Hidden Movements of Small Songbird Have Important Climate Change Implications
State-of-the-art tracking technology reveals previously unknown long-distance movements of Kirtland’s warblers during mating season that have important conservation and climate change implications for North American birds, according to a new study co-authored by a Georgetown professor.
In a new Current Biology article, senior author Peter Marra, director of the Georgetown Environment Initiative (GEI) and professor in the Department of Biology, found that some of the small songbirds, after completing their annual migration of over 1,700 miles, unexpectedly started moving long distances between breeding sites, at a time when most of them remain within their territories.
“This is a gamechanger – the process of dispersal, or moving from one breeding site to another, has profound effects on a species’ ability to respond quickly to habitat loss and climate change,” says Peter Marra, also a scientist emeritus at the Smithsonian Migratory Bird Center (SMBC), whose researchers contributed to the study. “If long-distance dispersal is commonly informed through prospecting behaviors, scientists will need to rethink how they make predictions about how populations will adapt in the face of large-scale environmental change.”
Advancing Georgetown’s commitment to the environment and sustainability, GEI brings together students, faculty and staff from across disciplines such as the natural sciences, social sciences, humanities, public policy, law, medicine and business to deepen global understanding and transformation of the earth’s stewardship.
Going the Distance
Led by Nathan Cooper, Smithsonian researchers attached small radio tags to more than 100 Kirtland’s warblers in their Bahamas wintering grounds and then used a continent-wide network of automated telemetry receivers called the Motus Wildlife Tracking System to track their movements.
They discovered that the birds travelled surprisingly long-distances during the breeding season.
After traveling from these wintering areas, the warblers arrived at their Michigan breeding grounds where each radio-tagged bird initially established one or more small territories.
A total of 11% of breeders and 60% of non-breeders, however, abandoned this common space use strategy and began moving long distances between three and 48 miles, often at night, between spatially isolated breeding areas.
“Discovering these hidden movements by Kirtland’s warblers challenges us to reshape how we think about animal movement,” said Smithsonian lead author Nathan Cooper. “As technology continues to improve, scientists will almost certainly detect similar long-distance movements in other bird species. If birds are moving farther than previously understood, we may not be conserving and protecting all the land area and habitats they require.”
Traditionally, scientists have thought that birds rarely leave their well-defended territories during the breeding season. But some birds that fail to attract a mate or those whose nests fail early in the season sometimes abandon their territories and begin moving more widely than the rest of the population.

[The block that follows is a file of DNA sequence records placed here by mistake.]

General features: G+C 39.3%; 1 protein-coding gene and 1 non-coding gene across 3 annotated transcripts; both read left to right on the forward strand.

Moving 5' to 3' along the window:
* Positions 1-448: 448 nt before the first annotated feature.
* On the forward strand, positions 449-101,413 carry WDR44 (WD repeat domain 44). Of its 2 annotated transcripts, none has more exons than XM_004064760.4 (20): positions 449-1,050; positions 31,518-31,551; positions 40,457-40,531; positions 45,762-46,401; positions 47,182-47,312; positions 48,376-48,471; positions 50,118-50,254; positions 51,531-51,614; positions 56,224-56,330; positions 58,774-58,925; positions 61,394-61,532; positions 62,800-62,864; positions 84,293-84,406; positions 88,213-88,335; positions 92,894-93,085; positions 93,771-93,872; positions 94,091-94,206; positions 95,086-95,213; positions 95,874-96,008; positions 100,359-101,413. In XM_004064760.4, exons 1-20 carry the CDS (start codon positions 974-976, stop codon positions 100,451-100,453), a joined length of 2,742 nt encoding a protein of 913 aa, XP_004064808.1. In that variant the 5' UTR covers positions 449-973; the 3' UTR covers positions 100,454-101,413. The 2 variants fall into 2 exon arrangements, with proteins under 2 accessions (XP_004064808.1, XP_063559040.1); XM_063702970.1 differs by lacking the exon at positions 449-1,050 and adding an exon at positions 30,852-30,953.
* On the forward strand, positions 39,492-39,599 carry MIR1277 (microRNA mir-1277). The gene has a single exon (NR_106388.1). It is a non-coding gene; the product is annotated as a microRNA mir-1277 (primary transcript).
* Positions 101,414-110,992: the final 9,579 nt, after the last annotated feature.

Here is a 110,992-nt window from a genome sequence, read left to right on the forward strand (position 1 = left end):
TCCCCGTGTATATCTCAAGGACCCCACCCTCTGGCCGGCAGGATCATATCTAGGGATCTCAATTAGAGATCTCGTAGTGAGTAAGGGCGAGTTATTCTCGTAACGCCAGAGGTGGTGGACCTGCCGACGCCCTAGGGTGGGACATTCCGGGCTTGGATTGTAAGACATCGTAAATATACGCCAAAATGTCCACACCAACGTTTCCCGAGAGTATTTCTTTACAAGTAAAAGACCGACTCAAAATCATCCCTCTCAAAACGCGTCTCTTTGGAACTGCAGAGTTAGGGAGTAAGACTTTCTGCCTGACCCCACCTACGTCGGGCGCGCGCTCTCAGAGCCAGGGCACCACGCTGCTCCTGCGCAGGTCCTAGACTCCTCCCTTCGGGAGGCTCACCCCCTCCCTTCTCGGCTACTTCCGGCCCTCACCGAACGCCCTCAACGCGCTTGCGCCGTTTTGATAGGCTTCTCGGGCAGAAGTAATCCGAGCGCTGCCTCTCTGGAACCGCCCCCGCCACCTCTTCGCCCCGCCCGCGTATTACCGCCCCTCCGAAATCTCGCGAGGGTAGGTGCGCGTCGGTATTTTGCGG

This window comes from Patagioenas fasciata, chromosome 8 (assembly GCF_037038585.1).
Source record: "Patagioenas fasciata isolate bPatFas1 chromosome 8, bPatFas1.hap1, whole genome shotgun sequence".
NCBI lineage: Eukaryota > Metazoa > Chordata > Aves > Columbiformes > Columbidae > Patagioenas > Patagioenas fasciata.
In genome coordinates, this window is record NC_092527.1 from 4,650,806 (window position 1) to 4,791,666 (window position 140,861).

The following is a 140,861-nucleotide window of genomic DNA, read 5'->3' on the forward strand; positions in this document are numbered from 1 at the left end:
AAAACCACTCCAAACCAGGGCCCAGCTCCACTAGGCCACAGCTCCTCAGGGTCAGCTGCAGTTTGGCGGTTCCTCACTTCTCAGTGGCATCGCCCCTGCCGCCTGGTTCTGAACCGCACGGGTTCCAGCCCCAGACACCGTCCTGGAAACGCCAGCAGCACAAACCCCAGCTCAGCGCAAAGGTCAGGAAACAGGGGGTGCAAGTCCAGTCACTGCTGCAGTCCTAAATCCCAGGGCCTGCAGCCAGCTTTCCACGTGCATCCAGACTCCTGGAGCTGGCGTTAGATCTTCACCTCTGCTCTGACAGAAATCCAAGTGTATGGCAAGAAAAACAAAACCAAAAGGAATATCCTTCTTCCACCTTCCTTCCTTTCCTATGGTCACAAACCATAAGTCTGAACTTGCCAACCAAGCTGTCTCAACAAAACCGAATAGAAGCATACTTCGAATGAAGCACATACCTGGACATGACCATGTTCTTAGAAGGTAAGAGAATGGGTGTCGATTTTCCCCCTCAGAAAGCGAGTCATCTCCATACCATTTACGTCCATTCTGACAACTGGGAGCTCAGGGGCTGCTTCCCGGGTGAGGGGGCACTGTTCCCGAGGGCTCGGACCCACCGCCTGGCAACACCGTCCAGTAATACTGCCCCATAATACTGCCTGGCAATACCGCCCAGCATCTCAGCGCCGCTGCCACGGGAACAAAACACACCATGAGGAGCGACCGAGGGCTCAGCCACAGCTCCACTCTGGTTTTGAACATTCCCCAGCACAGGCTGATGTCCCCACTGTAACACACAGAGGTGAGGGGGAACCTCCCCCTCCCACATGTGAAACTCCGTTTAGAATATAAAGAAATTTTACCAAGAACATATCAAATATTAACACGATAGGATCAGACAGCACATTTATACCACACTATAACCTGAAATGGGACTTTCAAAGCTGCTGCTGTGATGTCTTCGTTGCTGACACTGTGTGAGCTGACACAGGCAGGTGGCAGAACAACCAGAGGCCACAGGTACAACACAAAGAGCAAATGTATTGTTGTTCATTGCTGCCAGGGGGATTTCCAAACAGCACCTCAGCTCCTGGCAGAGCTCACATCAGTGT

Known as “floaters,” these birds typically move through the territories of other birds, presumably to find open territories and available mates.
Only one of the Kirtland’s warblers that moved long distances in this study, however, successfully bred later that season. This suggests either that mid-season mating opportunities are rare or that these birds had another purpose in mind, the study reports.
The authors say the frequency of long-distance movements peaked while other birds were feeding their nestlings and fledglings, which indicates that the transient birds may have moved in order to identify locations where other warblers successfully bred.
Previous work has shown that many animals “prospect” for information about where to breed, but this behavior has mostly been documented at short distances.
“Scientists have known about the existence of ‘floaters’ in bird populations for decades, but their secretive behavior and unpredictable patterns of movement make them challenging to capture and even more difficult to track,” the study asserts.
To determine how rare these long-distance movements might be, researchers combed through hundreds of previous studies and found that although movements outside of the territory appear to be common, Kirtland’s warblers moved significantly farther than other species. The farthest flying Kirtland’s warbler moved 48 miles, or more than 500 times the radius of an average territory, and nearly four times farther relative to territory size than any other species reviewed.
The US and Canada have lost nearly three billion birds since 1970, according to a study published in Science last year by the SMBC and several leading bird organizations.
“Understanding how, when, where and why birds move is one piece of the complex puzzle of understanding why birds are declining and how to conserve them for the future,” says Marra, also the senior author of the Science article.
The SMBC is dedicated to understanding, conserving and championing the grand phenomenon of bird migration.
Founded in 1991, and part of the Smithsonian Conservation Biology Institute (SCBI), SMBC scientists work to conserve migratory species through research and public education that foster a better understanding of migratory birds and the need to protect diverse habitats across the Western Hemisphere.
SCBI plays a leading role in the Smithsonian’s global efforts to save wildlife species from extinction and train future generations of conservationists, spearhead research programs at its headquarters in Front Royal, Virginia, the Smithsonian’s National Zoo in Washington, D.C., and at field research stations and training sites worldwide.
-by Shelby Roller (G’19)